GUARDIA CIVIL, working in cooperation with Europol, have uncovered and dismantled two large marihuana plantations and arrested four individuals in the Olivellas area of Barcelona, Spain.
A 47-year-old Dutch citizen, head of the criminal group, a 38-year-old Polish citizen, and two Moroccan citizens, aged 36 and 23 years, were arrested for their alleged involvement in drugs, electricity fraud and belonging to a criminal group.
Before the action day at the start of May 2014, several months of evidence gathering by Guardia Civil revealed the existence of the suspected criminal group. They were engaged in large-scale marihuana production, in sufficient quantities to potentially supply the drug to other EU countries. Europol was requested to identify and investigate any possible international links.
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In addition to the four arrests, searches of two premises in Olivellas resulted in the following seizures: a marihuana plantation consisting of 1,103 adult plants, 100 mother plants (for cuttings), 6,150 new plants from cuttings, and a box of marihuana buds, ready for distribution. Another marihuana plantation with 531 adult plants, high voltage lamps, power transformers, magneto thermal switches, fans, hygrometers and ventilation equipment was found in the second raid.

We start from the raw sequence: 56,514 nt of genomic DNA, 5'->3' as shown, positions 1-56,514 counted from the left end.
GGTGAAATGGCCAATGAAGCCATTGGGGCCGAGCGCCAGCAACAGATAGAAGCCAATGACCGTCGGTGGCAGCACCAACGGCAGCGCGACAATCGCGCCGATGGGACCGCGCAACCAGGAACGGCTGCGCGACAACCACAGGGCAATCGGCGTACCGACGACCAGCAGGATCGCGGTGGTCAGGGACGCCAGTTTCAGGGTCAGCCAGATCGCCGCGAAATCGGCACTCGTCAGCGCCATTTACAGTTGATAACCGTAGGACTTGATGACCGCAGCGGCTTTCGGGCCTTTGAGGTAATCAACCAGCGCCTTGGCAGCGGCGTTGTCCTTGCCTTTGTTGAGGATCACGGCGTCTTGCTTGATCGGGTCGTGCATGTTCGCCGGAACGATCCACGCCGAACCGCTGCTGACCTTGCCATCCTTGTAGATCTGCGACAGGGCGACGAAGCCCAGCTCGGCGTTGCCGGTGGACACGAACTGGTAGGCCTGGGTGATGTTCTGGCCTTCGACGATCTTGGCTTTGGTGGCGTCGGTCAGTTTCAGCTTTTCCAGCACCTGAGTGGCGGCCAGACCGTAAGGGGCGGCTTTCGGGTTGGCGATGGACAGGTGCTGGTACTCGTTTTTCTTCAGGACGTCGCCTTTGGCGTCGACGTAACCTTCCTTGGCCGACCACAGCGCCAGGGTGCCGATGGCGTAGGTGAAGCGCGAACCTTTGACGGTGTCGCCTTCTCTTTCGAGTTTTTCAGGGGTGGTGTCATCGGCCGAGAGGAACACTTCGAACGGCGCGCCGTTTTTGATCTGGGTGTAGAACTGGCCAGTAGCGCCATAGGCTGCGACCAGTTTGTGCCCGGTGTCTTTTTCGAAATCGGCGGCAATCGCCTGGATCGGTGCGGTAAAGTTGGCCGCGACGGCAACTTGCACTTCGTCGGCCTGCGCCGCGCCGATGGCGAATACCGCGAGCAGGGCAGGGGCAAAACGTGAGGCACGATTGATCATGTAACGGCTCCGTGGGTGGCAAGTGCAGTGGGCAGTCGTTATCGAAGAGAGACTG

The individuals who formed the group had specific functions and roles, and their specialised cultivation techniques and sophisticated growing facilities ensured the rapid growth and production of their cannabis sativa plants. In both plantations modern industrial farming techniques were used to increase the number of crops and therefore produce high yields. Normally there would be only one annual crop but their methods produced up to four crops a year, containing high levels of the main psychoactive ingredient, THC (tetrahydrocannabinol).
Furthermore, and to achieve this increase in crop yields, the group members accelerated the natural rate of growth and flowering of the plants using genetic selection techniques, to produce their 100 “mother plants”, as well as special lighting and heating, special soils, fertilisers and irrigation schedules.
Operating such growing facilities and equipment requires high power consumption, and both of the plantations illegally tapped into the mains electricity supply.